I like the term “nested” because it suggests a swaddling, an outer layer, a container that holds the soundscape performance. A nest is a “home” as well, at least for that recorded moment in time. My last blog post offered avenues of accessibility for folks who want to hear soundscape performances more deeply. (See post at this link http://wp.me/p5yJTY-7D) I describe the soundscapeitself as a container in which my deeply listening cohorts improvise. Then add the “nest” as the specific space/time of the performance which becomes yet another container. All of this taken together can be seen like this:
Now we have something like nested dolls with containers within containers! Another aspect of this process is the recording of the soundscape in the space. I am still experimenting with how to record the nested soundscape. Currently, I use 1 to 2 Zoom H2n microphones. These portable digital recorders can record in stereo or surround sound. Recording settings and mic placement are the areas of exploration at the moment.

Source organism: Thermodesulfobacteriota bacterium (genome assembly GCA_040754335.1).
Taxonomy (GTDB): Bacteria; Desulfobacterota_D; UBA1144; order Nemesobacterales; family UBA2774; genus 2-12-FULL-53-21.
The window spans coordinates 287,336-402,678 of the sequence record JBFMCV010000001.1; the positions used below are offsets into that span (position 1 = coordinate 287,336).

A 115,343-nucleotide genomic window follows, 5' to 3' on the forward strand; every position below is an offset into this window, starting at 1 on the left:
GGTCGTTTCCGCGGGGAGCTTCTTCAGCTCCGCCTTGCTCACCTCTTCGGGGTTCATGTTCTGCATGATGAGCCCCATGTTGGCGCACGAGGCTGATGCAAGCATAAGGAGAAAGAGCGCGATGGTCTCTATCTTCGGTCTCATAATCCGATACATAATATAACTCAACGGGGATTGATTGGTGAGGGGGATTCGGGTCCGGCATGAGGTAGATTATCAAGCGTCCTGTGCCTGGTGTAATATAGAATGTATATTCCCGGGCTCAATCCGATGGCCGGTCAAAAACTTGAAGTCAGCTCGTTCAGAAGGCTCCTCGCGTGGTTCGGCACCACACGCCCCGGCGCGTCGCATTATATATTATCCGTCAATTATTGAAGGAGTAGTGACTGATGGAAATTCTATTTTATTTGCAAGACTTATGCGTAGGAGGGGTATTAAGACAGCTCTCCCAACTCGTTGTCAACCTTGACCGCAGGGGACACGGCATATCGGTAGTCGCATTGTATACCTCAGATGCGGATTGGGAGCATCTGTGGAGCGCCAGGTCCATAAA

The process of nesting a soundscape allows me to address one of my frustrations in co-creating music with others: the way authority/leadership shuts down expansiveness and breadth of creation. I am saddened by all the beautiful possibilities that get snuffed out due to the limitations of a single creative ear, and the sense of right/wrong this brings to the creative moment. (Once a friend described this process of the singular ear guiding the creative process as the path to “excellence”. I now see “excellence” as the bully stick to keep creation small, controlled, safe and popular.) And yet, my singular ear sculpts the digital soundscape to have a certain sound and movement. There is conceptual intention at work here from my own singular ear. The digital soundscape is where I play with, test, implement and discard sound ideas based on my ear alone. So, how do I get past my own authority?